(CNSNews.com) – When asked whether the president would veto any appropriations bills that fund agencies or programs like the Corporation for Public Broadcasting in defiance of the president’s “America First” budget blueprint, which defunds them, Office of Management and Budget Director Mick Mulvaney said the administration would work with Congress to decide whether or not to sign appropriations bills or to veto them “at the appropriate time.”
Mulvaney said Thursday that is “a really hard sell” to working class Americans to give their hard-earned money to government agencies and programs like the Corporation for Public Broadcasting.
That’s why programs like the CPB and the National Endowment for the Arts are being defunded in the president’s “America First” budget blueprint, Mulvaney said at the White House press conference.
CNSNews.com asked Mulvaney, “The president has called for eliminating funding for the Corporation for Public Broadcast and the National Endowment for the Arts. If the Republican Congress sent the president appropriation bills that fund CPB and NEA, will he veto those bills and tell the Republican leadership to send bills that defunds those things?”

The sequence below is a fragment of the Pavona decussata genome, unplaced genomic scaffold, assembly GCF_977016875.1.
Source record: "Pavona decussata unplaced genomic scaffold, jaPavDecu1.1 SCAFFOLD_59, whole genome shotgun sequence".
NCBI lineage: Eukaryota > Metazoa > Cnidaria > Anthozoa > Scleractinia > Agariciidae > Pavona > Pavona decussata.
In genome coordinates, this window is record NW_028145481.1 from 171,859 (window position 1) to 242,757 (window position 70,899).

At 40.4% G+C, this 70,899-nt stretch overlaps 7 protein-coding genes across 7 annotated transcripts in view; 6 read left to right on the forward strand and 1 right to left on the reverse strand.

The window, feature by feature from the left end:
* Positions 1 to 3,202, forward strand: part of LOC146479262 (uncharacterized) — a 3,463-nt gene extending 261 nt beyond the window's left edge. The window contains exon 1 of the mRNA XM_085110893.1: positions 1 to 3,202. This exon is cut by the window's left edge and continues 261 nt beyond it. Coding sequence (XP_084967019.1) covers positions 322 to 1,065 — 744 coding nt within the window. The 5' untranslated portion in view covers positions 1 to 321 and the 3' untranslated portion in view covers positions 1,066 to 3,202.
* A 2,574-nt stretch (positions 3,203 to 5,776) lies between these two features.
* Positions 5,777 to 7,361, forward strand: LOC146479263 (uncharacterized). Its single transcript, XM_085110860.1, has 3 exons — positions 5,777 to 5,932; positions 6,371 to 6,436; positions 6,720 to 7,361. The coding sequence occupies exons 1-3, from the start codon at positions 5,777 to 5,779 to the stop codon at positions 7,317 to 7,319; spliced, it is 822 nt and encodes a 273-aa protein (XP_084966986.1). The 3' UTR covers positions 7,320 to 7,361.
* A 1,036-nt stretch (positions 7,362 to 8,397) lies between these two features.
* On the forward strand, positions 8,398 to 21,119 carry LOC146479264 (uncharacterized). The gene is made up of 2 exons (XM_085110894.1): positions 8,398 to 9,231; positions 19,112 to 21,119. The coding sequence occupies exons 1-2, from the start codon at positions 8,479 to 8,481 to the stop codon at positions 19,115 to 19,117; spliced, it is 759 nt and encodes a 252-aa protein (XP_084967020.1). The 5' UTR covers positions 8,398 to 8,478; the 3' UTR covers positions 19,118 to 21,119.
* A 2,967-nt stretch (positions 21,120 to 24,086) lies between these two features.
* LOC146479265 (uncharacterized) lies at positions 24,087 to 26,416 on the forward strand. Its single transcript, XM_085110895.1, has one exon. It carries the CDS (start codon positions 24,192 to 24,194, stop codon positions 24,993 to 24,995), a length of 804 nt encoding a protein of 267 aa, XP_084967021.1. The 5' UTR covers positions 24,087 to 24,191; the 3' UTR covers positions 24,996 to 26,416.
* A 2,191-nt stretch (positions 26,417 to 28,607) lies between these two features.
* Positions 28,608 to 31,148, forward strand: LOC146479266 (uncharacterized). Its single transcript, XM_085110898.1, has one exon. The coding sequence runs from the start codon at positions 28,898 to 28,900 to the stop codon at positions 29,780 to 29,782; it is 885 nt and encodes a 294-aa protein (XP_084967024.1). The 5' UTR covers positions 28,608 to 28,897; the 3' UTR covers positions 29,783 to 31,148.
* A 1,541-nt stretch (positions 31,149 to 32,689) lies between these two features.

Mulvaney said the president wanted to send a “simple message.”
“The message the president sent right now is that we want to defund those, and there’s completely defensible reasons for doing that. It’s a simple message, by the way. I put myself in the shoes of that steelworker in Ohio, the coal-mining family in West Virginia, the mother of two in Detroit, and I’m saying, okay, I have to go ask these folks for money, and I have to tell them where I’m going to spend it,” Mulvaney said.
“Can I really go to those folks, look them in the eye and say, look, I want to take money from you, and I want to give it to the Corporation of Public Broadcasting? That is a really hard sell, in fact, some of you don’t think we can defend anymore,” he said.
“As to specific vetoes,” Mulvaney said, “you and I both know it doesn’t come over one by one, line item by line item doesn’t come over. They come over in large appropriations bills, and we’ll work with Congress to go through the appropriations process, and we’ll make determinations on whether or not to sign appropriations bills or veto them at the appropriate time.”